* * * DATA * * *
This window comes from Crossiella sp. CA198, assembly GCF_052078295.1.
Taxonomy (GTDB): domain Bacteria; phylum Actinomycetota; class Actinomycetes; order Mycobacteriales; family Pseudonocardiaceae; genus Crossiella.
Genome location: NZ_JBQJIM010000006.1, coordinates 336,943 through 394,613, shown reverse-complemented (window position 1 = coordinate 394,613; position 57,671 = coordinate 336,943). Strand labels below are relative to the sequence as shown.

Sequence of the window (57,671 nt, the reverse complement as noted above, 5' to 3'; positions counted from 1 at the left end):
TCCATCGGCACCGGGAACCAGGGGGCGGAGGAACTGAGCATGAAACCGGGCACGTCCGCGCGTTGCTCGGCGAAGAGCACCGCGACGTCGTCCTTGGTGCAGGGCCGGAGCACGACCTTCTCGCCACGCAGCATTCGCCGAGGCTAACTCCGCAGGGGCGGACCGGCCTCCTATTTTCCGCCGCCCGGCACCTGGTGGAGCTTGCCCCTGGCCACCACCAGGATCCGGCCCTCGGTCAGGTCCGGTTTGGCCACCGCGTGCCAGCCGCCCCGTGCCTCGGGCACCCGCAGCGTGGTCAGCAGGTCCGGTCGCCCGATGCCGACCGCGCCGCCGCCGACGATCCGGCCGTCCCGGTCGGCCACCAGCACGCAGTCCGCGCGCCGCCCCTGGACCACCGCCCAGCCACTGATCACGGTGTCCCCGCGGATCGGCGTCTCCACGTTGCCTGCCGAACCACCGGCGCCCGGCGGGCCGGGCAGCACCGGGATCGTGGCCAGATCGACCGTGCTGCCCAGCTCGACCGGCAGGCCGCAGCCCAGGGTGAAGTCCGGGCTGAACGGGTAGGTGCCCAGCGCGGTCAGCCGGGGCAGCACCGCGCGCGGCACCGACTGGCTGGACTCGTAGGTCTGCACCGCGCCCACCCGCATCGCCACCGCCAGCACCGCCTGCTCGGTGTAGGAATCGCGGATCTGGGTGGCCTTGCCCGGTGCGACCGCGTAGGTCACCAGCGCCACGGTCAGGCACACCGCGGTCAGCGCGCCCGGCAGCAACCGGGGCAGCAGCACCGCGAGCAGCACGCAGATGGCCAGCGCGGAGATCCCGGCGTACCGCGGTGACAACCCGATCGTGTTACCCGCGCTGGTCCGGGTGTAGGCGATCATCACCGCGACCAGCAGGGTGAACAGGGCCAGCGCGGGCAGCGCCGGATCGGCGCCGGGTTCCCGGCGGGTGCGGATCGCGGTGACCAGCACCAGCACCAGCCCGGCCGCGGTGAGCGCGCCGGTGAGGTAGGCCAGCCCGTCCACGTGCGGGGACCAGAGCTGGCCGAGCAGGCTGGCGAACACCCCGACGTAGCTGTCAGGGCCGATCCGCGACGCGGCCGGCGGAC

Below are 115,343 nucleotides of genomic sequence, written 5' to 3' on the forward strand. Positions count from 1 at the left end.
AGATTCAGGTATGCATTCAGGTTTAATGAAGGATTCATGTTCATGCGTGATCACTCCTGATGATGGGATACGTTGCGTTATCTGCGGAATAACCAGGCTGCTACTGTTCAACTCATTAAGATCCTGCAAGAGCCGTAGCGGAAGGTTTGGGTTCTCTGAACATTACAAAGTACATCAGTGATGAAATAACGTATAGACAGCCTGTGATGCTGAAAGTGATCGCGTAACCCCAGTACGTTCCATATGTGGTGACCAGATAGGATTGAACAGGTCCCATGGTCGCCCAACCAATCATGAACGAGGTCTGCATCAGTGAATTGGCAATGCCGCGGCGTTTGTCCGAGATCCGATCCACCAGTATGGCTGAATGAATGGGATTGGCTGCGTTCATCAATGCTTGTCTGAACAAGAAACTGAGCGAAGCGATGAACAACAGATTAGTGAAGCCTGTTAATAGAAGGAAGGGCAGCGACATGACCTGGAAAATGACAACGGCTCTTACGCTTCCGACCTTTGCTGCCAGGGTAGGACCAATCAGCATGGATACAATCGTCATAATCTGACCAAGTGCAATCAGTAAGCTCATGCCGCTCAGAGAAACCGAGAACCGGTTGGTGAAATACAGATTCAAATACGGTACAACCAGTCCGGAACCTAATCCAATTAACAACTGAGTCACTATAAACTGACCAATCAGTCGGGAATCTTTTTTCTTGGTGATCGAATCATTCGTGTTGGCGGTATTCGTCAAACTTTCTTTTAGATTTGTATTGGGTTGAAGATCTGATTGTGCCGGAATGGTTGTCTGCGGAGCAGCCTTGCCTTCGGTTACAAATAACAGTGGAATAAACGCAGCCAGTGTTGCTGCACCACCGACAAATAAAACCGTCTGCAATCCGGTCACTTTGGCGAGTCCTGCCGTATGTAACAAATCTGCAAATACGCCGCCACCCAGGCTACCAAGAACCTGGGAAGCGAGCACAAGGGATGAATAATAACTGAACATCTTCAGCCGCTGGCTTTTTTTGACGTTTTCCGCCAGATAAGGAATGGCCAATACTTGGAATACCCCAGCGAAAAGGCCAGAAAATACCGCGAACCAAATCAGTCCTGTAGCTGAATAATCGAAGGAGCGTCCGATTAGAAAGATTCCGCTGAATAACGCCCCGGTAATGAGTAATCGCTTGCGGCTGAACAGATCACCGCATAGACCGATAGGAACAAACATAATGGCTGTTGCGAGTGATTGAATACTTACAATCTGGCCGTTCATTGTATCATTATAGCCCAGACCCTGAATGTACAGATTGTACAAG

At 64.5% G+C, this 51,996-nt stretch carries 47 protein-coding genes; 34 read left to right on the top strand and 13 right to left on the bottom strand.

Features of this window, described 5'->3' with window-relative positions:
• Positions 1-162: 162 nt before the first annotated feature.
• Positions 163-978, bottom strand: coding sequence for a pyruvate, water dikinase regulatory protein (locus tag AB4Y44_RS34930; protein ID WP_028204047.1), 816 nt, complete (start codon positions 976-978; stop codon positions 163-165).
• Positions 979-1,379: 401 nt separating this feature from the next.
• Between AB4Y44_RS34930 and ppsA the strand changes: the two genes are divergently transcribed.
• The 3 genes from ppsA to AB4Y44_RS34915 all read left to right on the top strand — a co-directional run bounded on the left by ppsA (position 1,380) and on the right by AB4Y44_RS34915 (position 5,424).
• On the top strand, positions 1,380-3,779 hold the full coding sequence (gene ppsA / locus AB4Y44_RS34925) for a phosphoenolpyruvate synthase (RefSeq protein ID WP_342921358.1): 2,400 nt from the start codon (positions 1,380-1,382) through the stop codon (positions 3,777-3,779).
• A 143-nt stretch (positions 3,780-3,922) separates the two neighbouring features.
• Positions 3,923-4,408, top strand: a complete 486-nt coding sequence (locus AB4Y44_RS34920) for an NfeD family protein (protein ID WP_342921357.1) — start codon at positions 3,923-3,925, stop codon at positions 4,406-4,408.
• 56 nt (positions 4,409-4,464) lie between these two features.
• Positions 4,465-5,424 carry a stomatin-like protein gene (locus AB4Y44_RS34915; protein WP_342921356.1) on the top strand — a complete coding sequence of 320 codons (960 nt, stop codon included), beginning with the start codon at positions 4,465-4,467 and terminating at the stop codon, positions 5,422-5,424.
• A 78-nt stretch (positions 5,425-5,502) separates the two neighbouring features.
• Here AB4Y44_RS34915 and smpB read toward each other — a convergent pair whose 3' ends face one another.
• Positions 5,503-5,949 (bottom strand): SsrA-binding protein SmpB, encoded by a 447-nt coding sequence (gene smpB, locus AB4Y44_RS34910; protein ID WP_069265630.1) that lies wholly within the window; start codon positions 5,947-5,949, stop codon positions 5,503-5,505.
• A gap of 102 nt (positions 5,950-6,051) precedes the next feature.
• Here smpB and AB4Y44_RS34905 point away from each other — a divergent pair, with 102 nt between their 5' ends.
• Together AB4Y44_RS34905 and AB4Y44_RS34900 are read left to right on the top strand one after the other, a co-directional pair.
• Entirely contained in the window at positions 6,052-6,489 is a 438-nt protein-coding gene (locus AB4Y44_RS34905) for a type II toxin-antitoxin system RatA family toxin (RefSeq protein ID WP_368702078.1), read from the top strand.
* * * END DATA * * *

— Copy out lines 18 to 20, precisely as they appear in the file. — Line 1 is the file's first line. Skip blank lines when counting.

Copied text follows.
• 56 nt (positions 4,409-4,464) lie between these two features.
• Positions 4,465-5,424 carry a stomatin-like protein gene (locus AB4Y44_RS34915; protein WP_342921356.1) on the top strand — a complete coding sequence of 320 codons (960 nt, stop codon included), beginning with the start codon at positions 4,465-4,467 and terminating at the stop codon, positions 5,422-5,424.
• A 78-nt stretch (positions 5,425-5,502) separates the two neighbouring features.